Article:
Partnership between state and local government and the private sector is a key element of the approach used. The New Living Program is supervised by the Ministry of Housing’s Landstart Division but the individual projects are managed by private sector organisations, who also provide most of the funding and take the financial risks involved.

The New Living Program is a self-funded program with the revenue generated from the sale of fully refurbished properties and land. The program has involved expenditure of A$307 m (£123 m) generating an income of A$ 447m (£179 m). The surplus funds created are used for the construction of new rental accommodation and local community Programs. It is predominantly funded by the private sector which incurs all project expenditure and is reimbursed by income generated from sales in the project. Private sector funding not only covers the refurbishment of properties but also goes towards the support of community programs. This frees the Ministry from the financial risk and also from the problems of cash flow to fund the Program.

The New Living Program involves a neighbourhood-wide approach to urban renewal. As well as the improvement of the existing infrastructure and dwellings, a range of initiatives have been developed to beautify the living environment. These works, such as traffic management, street-scaping, entry statements, landscaping etc., have led to enormous improvements in the physical appearance of the area. These works are usually undertaken in partnership with the local authority with a view to it retaining responsibility for maintenance after the project is complete.

The New Living Program is not just about bricks and mortar. It is also about improving local amenities and helping build a sense of community identity and pride. It also addresses key community concerns such as law and order, the lack of activities and facilities for young people, high crime levels and a poor community image. Throughout the Program there has been a substantial emphasis on involvement of the local community with a view to developing a sense of ownership and responsibility for the future well-being of their neighbourhood. Local action groups involving residents and ratepayers are established locally and are consulted at all stages of the design and planning process. Regular newsletters and consultation meetings help to keep interest and commitment alive. Community events are organised to encourage local community identity and are well attended. Recent events include carol concerts, cycling competitions, concerts, gardening competitions and a clean-up campaign. The private sector project managers are required to use local trades-people and businesses wherever possible in the redevelopment process in order to help bring business back into the area, helping to revitalise the economy as well as the houses.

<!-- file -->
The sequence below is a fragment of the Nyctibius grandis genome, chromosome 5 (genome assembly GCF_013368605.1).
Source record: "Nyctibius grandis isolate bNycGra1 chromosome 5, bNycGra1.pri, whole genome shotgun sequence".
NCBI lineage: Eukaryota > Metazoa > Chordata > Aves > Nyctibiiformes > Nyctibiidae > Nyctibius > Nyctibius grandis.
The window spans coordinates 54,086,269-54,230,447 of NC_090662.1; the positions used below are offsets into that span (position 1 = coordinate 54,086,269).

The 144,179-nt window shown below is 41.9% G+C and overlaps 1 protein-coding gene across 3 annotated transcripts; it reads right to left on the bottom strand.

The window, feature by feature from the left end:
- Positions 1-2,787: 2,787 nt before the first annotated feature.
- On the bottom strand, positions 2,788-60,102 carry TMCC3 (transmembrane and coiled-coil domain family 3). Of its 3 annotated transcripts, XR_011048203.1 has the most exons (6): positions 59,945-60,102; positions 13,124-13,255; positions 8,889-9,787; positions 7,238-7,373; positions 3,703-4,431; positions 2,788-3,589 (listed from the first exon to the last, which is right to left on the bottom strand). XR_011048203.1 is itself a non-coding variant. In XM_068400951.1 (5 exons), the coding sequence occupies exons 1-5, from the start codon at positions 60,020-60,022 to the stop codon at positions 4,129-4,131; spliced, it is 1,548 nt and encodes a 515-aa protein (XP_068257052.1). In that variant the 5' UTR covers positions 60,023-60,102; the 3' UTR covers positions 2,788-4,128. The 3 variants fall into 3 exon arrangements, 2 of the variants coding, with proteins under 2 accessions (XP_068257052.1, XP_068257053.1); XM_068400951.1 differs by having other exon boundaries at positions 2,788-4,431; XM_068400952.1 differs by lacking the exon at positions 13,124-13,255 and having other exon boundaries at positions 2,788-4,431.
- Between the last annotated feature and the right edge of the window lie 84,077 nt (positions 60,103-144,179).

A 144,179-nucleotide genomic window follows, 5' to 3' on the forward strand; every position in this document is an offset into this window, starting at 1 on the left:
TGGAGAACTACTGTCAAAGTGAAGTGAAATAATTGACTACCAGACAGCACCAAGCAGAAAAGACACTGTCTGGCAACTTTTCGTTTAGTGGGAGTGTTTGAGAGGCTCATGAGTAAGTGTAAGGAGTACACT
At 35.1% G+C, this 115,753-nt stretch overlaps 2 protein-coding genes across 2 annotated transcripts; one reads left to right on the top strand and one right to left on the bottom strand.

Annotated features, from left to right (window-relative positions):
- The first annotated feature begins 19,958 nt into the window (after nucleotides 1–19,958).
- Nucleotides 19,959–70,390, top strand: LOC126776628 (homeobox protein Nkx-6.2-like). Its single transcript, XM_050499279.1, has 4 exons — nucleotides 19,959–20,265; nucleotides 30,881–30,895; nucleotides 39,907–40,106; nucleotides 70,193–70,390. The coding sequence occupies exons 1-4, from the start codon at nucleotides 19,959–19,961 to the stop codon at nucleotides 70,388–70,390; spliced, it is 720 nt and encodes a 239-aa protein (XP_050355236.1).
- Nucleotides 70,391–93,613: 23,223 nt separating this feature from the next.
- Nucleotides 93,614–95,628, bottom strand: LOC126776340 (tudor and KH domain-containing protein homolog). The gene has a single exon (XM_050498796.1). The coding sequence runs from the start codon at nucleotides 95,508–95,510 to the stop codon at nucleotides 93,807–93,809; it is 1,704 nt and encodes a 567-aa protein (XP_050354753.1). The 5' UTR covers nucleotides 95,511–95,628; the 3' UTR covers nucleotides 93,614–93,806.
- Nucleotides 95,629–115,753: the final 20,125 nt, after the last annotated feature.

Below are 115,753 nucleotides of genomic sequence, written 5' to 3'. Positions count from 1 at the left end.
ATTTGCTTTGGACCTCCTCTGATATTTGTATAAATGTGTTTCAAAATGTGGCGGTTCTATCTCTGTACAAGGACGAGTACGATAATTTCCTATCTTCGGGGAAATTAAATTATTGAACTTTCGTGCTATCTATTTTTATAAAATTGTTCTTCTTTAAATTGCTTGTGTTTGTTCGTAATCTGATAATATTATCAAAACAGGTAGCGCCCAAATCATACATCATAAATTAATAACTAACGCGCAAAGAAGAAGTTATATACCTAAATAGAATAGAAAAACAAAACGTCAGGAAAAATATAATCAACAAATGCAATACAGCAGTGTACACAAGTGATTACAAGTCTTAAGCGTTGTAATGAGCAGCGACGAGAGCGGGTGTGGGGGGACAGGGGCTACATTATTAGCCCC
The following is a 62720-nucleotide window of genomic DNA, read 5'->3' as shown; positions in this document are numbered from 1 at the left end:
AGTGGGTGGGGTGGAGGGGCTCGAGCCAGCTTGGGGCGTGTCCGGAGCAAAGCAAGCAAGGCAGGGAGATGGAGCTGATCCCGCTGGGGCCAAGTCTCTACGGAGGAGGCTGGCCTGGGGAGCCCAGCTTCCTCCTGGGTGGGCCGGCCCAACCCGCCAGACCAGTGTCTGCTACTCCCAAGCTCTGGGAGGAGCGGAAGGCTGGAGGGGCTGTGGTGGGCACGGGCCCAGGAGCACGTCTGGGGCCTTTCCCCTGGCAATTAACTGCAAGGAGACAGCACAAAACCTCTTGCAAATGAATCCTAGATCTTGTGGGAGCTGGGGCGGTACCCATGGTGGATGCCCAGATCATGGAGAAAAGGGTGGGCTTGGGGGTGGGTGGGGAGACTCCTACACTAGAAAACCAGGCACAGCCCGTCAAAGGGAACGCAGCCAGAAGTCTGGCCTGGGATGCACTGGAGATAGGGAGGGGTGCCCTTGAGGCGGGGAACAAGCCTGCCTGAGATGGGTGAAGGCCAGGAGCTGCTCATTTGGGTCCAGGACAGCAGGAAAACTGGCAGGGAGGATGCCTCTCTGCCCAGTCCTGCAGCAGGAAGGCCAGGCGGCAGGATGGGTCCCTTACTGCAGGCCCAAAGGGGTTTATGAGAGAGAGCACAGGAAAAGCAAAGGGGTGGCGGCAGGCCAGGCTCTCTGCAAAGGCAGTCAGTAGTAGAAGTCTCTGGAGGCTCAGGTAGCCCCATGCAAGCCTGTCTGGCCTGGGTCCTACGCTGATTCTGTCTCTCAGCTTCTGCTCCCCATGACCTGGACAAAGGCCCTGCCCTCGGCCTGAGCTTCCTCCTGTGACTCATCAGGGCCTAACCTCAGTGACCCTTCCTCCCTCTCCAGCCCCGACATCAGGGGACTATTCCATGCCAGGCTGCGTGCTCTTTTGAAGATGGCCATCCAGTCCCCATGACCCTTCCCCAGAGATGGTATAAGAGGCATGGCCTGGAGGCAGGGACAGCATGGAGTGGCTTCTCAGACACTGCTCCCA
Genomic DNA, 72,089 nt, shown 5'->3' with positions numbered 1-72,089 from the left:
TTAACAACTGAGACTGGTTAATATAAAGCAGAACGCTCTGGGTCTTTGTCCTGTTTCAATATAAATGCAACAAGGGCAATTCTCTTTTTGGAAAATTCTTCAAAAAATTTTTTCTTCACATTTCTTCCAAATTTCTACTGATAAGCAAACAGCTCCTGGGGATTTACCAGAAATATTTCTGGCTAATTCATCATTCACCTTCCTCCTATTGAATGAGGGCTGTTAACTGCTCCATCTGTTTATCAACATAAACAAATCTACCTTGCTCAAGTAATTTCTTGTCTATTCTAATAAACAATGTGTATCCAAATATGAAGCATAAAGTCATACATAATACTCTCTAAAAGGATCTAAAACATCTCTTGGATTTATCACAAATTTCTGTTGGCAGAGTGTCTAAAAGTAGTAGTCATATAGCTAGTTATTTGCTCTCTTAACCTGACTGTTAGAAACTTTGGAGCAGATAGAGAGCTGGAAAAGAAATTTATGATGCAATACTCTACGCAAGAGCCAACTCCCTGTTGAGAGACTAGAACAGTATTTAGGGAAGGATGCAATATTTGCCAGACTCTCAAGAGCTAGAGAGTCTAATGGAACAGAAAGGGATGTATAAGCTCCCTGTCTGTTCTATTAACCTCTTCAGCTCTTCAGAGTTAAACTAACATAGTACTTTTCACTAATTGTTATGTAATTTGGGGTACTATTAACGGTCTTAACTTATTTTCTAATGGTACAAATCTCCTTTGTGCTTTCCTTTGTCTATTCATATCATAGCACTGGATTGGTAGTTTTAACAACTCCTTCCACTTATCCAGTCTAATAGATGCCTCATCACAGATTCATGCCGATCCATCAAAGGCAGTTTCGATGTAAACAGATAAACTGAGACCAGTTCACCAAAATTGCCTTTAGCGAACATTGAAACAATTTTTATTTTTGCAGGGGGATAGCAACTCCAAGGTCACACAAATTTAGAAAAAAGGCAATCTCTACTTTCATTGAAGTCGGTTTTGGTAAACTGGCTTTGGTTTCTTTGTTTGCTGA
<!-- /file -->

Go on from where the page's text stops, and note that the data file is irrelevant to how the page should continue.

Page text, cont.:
The impact of the Program has been extremely positive with crime rates down by up to 43 per cent and property values increasing by as much as 23 per cent in one of the project areas in the last financial year. Surveys of residents show that they feel more positive about their neighbourhood and feel safer, with an overwhelming majority recognising that the changes represent a positive step forward. Clear evidence of the turn around in these neighbourhoods is given by the fact that there are now problems in meeting the high level of demand for housing in areas which, only a few years ago, had a reputation for crime and anti-social behaviour.


National government, private sector